Bruce Bochy just told reporters at spring training in Scottsdale that he plans to retire following the 2019 season.
Bochy’s Giants are certainly in a transitional period right now. They aren’t calling it a rebuild in San Francisco, but it’s hard to see how what they’ve done this offseason and what sort of talent they have in house right now amounts to a contender. If there will be a more thorough restructuring or reshuffling or — gasp! — even a rebuilding, it’ll likely be a lengthy one. Bochy will turn 65 during the 2020 season and, after 25 years on the bench, he may simply not have the desire to put in the kind of time such a rebuild will take.
But what a 25 years it’s been. He managed the Padres from 1995 through 2006 and took the Giants over in 2007. He led San Diego to the 1998 NL Pennant and has, obviously, led the Giants to three World Series titles, in 2010, 2012 and 2014. For his career he has a record of 1926-1944.
Including Bochy, there are ten managers in major league history who have won at least three World Series titles. The other nine are already in the Hall of Fame. Likewise, Bochy currently ranks eleventh on the all-time wins list. He can tie Leo Durocher at number ten with 82 wins. The ten men ahead of him are all in the Hall of Fame, too.
Given all that, he will likely be inducted into the Hall of Fame at his first opportunity. And should be.
Tied at a league-leading 10 home runs apiece with Cody Bellinger and Khris Davis, it wasn’t long before Brewers slugger Christian Yelich set himself apart from the competition yet again. During the bottom of the first inning on Friday, the 2018 NL MVP singled out the first pitch he saw from the Dodgers’ Ross Stripling — an 86.5-m.p.h. slider just wide of the strike zone — and returned it to the second deck seats in right field for his 11th home run of 2019.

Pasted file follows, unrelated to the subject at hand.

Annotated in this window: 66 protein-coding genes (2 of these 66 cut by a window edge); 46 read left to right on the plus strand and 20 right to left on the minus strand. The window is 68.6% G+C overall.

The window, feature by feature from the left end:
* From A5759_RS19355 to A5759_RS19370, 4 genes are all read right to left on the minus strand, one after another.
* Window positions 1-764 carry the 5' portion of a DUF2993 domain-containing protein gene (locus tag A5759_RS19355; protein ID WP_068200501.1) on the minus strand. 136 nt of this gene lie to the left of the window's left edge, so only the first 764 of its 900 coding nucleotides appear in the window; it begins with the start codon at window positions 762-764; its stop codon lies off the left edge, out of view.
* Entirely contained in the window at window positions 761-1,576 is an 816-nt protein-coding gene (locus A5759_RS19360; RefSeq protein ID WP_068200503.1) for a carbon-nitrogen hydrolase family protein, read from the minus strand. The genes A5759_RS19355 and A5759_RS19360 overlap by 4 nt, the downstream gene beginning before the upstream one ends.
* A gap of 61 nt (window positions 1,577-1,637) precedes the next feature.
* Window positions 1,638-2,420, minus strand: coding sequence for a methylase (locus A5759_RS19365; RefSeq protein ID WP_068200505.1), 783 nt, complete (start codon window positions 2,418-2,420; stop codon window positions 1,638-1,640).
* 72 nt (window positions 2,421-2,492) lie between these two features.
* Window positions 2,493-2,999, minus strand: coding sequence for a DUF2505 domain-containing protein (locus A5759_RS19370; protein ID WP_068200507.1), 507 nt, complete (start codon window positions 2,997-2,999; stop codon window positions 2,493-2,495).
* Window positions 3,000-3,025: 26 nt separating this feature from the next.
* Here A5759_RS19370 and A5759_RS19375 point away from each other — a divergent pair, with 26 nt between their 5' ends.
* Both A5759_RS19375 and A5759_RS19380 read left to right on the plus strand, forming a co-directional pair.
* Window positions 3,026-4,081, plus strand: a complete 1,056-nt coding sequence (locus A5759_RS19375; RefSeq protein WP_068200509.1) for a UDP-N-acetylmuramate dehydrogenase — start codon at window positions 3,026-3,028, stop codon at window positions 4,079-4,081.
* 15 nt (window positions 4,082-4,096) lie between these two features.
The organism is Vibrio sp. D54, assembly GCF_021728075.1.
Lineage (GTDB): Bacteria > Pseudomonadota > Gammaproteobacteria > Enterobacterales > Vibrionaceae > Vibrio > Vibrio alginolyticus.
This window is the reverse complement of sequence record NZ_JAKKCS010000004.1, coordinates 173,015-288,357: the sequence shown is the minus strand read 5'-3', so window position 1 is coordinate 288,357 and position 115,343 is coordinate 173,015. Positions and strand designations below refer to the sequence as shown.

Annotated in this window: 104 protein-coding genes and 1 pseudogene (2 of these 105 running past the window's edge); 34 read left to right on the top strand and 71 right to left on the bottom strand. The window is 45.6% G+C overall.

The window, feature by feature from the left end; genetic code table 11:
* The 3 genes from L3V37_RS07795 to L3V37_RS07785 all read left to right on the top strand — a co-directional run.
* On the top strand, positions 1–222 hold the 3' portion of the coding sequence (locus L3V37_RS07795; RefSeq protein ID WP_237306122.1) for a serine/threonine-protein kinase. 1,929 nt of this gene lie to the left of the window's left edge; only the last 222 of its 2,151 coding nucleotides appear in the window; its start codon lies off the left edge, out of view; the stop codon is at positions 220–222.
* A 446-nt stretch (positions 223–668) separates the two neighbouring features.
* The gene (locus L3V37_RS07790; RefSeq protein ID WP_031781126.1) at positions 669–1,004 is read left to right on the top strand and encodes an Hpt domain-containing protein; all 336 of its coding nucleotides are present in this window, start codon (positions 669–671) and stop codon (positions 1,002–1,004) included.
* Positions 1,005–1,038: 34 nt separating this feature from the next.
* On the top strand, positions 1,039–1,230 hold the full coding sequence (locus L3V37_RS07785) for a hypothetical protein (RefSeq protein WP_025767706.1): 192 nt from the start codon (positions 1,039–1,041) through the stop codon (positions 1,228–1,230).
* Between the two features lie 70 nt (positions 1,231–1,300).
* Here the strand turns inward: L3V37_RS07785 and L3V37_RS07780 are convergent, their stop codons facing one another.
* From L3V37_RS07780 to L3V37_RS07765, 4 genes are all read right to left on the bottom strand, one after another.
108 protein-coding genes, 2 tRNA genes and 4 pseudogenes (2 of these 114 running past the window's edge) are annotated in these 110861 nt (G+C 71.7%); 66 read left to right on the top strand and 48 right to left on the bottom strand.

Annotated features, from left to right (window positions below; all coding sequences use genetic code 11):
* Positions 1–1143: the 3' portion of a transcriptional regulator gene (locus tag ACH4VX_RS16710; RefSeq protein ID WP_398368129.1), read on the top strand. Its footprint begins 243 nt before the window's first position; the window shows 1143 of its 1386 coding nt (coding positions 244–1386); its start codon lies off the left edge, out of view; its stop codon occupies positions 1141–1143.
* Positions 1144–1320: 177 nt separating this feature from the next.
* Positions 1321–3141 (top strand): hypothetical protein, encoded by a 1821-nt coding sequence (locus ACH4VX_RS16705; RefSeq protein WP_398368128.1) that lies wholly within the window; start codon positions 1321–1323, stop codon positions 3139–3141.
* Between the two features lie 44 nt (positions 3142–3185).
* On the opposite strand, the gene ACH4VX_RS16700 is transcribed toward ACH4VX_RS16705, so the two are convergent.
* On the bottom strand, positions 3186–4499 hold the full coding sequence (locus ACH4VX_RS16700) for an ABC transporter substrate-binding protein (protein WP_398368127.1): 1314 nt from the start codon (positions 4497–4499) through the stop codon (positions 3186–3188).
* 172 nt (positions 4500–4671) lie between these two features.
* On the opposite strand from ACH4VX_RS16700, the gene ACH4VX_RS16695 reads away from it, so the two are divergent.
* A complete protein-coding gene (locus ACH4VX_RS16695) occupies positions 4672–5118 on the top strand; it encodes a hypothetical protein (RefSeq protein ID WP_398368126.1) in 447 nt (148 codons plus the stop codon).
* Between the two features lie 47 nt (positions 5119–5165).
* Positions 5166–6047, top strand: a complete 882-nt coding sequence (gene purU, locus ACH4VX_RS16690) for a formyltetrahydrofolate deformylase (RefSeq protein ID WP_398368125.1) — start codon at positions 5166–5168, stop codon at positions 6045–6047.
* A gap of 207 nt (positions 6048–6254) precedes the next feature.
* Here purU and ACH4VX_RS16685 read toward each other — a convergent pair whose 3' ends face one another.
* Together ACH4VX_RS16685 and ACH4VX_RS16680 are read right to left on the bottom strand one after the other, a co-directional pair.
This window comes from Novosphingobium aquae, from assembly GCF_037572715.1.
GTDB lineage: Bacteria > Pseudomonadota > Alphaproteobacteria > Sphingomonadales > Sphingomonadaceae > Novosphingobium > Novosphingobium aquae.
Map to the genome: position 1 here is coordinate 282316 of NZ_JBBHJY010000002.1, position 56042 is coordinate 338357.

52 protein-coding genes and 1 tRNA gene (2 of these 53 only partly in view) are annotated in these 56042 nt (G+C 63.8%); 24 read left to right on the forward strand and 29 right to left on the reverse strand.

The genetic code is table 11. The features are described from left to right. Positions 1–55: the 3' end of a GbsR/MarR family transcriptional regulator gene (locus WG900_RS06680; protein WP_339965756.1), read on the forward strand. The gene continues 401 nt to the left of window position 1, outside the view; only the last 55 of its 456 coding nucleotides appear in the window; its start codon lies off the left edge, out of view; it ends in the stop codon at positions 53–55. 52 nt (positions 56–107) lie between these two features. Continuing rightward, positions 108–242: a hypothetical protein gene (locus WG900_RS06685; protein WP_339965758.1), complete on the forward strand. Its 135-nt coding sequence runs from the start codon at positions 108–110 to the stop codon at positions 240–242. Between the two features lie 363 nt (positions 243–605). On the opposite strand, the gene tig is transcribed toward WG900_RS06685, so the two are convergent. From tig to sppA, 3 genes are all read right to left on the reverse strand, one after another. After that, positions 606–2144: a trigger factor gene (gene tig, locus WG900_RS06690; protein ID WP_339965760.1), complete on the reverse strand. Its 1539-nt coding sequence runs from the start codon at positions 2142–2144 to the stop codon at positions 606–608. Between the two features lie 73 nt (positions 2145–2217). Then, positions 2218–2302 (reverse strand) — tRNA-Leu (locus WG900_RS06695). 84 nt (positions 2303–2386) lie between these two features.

While Bellinger and Davis will undoubtedly continue to make it difficult for Yelich to claim sole honors at the top of the leaderboard, the 27-year-old outfielder has had a banner year so far. Through the first three weeks of the season, he’s batting a strong .354/.447/.823 with 15 extra-base hits, 29 RBI, and three stolen bases across 94 plate appearances. The 29 RBI (27 entering Friday’s game) he collected between March and April eclipsed Prince Fielder’s previous franchise record of 26 RBI — and there’s no telling how much higher that total will rise by the end of the month, too.
Even with the benefit of Yelich’s immense talents, however, the Brewers are just clinging to a first-place tie with the Pirates atop the NL Central. They dropped their last two games to the Cardinals and Dodgers, respectively, and will need to overturn the remainder of their series against LA to build up their division lead again. They’re currently tied 2-2 with the Dodgers in the seventh.